Is Virginia ready to apologize for lynching?

Sen. Jennifer McClellan

I applaud the efforts of Sen. Jennifer L. McClellan and others to pass a lynching resolution in this year’s General Assembly, but I’m not optimistic about their chances.

McClellan, a Democrat, represents portions of the Richmond area in the Virginia Senate. She is also chair of the state’s Martin Luther King Jr. Memorial Commission and the driving force behind HJR655, a resolution now before the General Assembly.

The measure says that the General Assembly “acknowledge with profound regret the existence and acceptance of lynching” in Virginia. It also calls for the King Commission to make a complete record of all the people killed during the lynch era, and for the commission and the Department of Historic Resources to identify sites for historic markers where lynchings occurred. Finally it asks that state educators, from kindergarten through college, be informed of the Assembly’s action, as a not-so-subtle encouragement to include lynching in their history curricula. The resolution has been referred to committee.

The resolution is moderate and much-needed. However, as a lifelong observer of Virginia politics, I despair that Assembly members will be willing to stir such a painful pot. I can see them objecting to the costs, and I can hear them saying that this is a first step on the slippery slope to reparations.

Virginia has much to answer for—from slavery, introduced 400 years ago this year in Jamestown, to lynching, segregation, disenfranchisement and denied civil rights. It’s time to acknowledge this past and to apologize.

Gianluca De Fazio, an assistant professor at James Madison University, lists 109 Virginia lynchings on his online database. Sixty-three Virginia localities had at least one lynching and 27 of these had more than one. This means that for more than 50 years, mob rule went almost unchecked throughout Virginia, and black residents paid for it with their lives.

Since publication of my book about a Fauquier County lynching, The Last Lynching in Northern Virginia, I have traveled throughout central and northern Virginia to talk about the book and about lynching. Invariably an audience member will approach me after a talk to say, “I had no idea.”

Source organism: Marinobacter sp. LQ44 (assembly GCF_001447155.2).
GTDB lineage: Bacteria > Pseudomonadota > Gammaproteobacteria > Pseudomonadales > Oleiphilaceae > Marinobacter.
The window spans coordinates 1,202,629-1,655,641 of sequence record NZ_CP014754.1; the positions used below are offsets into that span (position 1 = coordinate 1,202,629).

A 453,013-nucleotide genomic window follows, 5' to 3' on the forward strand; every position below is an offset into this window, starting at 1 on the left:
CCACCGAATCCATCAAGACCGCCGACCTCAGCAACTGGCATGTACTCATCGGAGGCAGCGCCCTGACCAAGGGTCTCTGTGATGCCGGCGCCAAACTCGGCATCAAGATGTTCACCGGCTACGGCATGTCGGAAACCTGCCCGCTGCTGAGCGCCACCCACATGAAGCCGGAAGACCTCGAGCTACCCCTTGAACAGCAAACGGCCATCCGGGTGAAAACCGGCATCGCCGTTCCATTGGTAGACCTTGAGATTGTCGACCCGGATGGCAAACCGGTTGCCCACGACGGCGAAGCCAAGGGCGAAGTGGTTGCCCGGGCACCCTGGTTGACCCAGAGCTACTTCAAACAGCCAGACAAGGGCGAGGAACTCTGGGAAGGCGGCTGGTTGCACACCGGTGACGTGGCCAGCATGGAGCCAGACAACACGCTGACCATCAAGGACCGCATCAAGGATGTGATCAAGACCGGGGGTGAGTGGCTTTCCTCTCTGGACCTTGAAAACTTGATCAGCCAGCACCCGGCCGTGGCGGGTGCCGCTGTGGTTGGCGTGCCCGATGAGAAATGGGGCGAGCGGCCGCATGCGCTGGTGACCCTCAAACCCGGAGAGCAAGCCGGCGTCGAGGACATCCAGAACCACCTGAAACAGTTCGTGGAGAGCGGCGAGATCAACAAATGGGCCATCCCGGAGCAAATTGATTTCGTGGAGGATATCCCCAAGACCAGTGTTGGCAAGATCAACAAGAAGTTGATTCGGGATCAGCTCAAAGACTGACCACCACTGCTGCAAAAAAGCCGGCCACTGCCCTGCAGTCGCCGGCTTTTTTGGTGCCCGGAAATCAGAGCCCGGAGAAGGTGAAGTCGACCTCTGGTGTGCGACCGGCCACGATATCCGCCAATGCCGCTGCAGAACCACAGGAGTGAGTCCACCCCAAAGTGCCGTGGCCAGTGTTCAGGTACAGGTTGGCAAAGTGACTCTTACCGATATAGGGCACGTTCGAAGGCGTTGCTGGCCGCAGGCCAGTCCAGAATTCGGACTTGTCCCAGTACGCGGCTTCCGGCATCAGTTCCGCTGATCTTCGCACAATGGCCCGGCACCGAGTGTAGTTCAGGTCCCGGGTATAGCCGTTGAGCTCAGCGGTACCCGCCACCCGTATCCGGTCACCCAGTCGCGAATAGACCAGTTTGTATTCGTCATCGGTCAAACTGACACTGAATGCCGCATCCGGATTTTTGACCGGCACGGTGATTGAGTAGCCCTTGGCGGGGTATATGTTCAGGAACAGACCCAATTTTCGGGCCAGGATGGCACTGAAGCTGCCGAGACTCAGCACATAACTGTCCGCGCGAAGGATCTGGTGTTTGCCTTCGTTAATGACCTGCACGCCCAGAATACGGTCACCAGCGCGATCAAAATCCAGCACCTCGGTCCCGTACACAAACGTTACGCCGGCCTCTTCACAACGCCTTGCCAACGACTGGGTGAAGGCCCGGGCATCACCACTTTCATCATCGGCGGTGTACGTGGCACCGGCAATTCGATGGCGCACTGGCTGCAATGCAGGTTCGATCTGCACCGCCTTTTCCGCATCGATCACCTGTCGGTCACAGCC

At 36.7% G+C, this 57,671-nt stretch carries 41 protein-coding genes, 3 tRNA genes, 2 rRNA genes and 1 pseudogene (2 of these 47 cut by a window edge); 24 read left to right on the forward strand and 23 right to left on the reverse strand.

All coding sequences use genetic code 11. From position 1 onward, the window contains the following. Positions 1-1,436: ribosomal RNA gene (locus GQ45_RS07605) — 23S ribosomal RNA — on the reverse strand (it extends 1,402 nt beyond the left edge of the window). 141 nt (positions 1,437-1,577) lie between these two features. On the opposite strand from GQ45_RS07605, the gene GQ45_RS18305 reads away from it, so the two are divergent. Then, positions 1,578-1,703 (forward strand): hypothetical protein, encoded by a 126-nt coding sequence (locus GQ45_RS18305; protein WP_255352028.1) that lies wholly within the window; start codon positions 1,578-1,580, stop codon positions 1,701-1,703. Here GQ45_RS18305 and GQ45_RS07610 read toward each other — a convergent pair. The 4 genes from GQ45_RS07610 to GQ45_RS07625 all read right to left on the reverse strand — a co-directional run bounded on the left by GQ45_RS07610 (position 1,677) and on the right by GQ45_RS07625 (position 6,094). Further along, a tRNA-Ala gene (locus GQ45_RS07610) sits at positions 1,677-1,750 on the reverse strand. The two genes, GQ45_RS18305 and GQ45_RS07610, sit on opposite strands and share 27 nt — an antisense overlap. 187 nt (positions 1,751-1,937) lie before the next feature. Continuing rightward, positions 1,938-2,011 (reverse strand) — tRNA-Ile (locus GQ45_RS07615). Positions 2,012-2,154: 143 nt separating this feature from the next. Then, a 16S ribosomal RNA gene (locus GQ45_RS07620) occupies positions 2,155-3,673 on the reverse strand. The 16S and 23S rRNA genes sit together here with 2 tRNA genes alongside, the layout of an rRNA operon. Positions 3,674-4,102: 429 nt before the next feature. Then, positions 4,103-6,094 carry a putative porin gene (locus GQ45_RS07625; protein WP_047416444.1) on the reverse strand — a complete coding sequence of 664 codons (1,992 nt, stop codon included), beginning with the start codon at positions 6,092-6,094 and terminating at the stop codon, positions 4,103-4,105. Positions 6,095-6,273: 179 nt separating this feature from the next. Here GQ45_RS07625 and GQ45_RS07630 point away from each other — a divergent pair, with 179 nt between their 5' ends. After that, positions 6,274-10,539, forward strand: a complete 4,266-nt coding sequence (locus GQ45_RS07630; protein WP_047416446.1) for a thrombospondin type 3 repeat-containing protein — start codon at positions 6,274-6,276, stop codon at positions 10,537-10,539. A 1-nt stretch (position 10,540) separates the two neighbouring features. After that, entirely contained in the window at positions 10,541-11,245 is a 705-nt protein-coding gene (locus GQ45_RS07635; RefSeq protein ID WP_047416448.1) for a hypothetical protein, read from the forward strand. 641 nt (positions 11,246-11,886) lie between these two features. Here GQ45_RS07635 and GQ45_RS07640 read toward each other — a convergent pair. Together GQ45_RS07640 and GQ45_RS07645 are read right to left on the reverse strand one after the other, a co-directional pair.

McClellan’s resolution lifts the silence that has shielded the practice of lynching for many years. I hope I am wrong about the resistance I suspect she will encounter.

Speaking of talks, I will be on the road again soon. I will be the guest of the Middle Potomac History Research Group on Tuesday, Feb. 19, at 4 p.m. The group meets at the Josephine School Community Museum and Clarke County African-American Cultural Center in Berryville.

On Wednesday, Feb. 27, at 9:30 a.m. I’ll be talking at the Fredericksburg campus of Germanna Community College as part of their Black History Month observance. Please join me.

Finally, I’m proud to say that Professor De Fazio at James Madison has published another of my essays on his website. This essay is about eyewitness accounts of lynching, how rare they are and how powerful. One example I cite is the lynching of Archer Cook in Farmville in 1888, which was described by eyewitness Richard Sanderson.

 

New evidence of a change in how Thompson case is seen

Gianluca DeFazio

I was delighted to learn recently that an essay I wrote has been published on a website I’ve long admired.

The website, Racial Terror: Lynching in Virginia, 1877-1927, is the creation of Gianluca DeFazio, an assistant professor in the Justice Studies Department at James Madison University in Harrisonburg. The site is a comprehensive, easy-to-use database, dedicated to the 104 people who were lynched in Virginia. Each victim, from Charlotte Harris (1877) to Leonard Woods (1927), is remembered with a recounting of what happened and supporting newspaper articles from the time. It’s a must-stop for anyone doing research on lynching in Virginia or just interested in the topic.

In July, DeFazio invited me and others to write essays for the site. In his invitation, he said he hoped the essays would provide “in-depth analyses for particular cases/periods/regions of Virginia.” I took him up on the offer and wrote about the 1932 lynching of Shedrick Thompson.  DeFazio described my submission as “exactly the type of contribution I was hoping for” and posted it last week.

I contacted DeFazio earlier this year when his website went live. I was disappointed that Thompson was not included. I recommended my book, The Last Lynching in Northern Virginia, as a way of arguing that Thompson belonged on his site. DeFazio was always cordial and open to my arguments, but Thompson never made it to the master list of victims. For me, Thompson’s absence was an example of how his hanging in Fauquier County is often unrecognized for what it was—a murder.

But that appears to be changing. DeFazio said last week that he will update his list of victims this spring, He said he will devote a page to the Thompson lynching and include supporting newspaper stories. Again, I was delighted. His decision reminded me of the decision earlier this year by the Equal Justice Initiative to include Thompson in its new national memorial to lynching victims in Montgomery, Ala.

Thompson was no doubt guilty of multiple felonies when he attacked Henry and Mamie Baxley, but his death was not a suicide as county officials said at the time. It was a lynching, and increasingly, it is being recognized as such.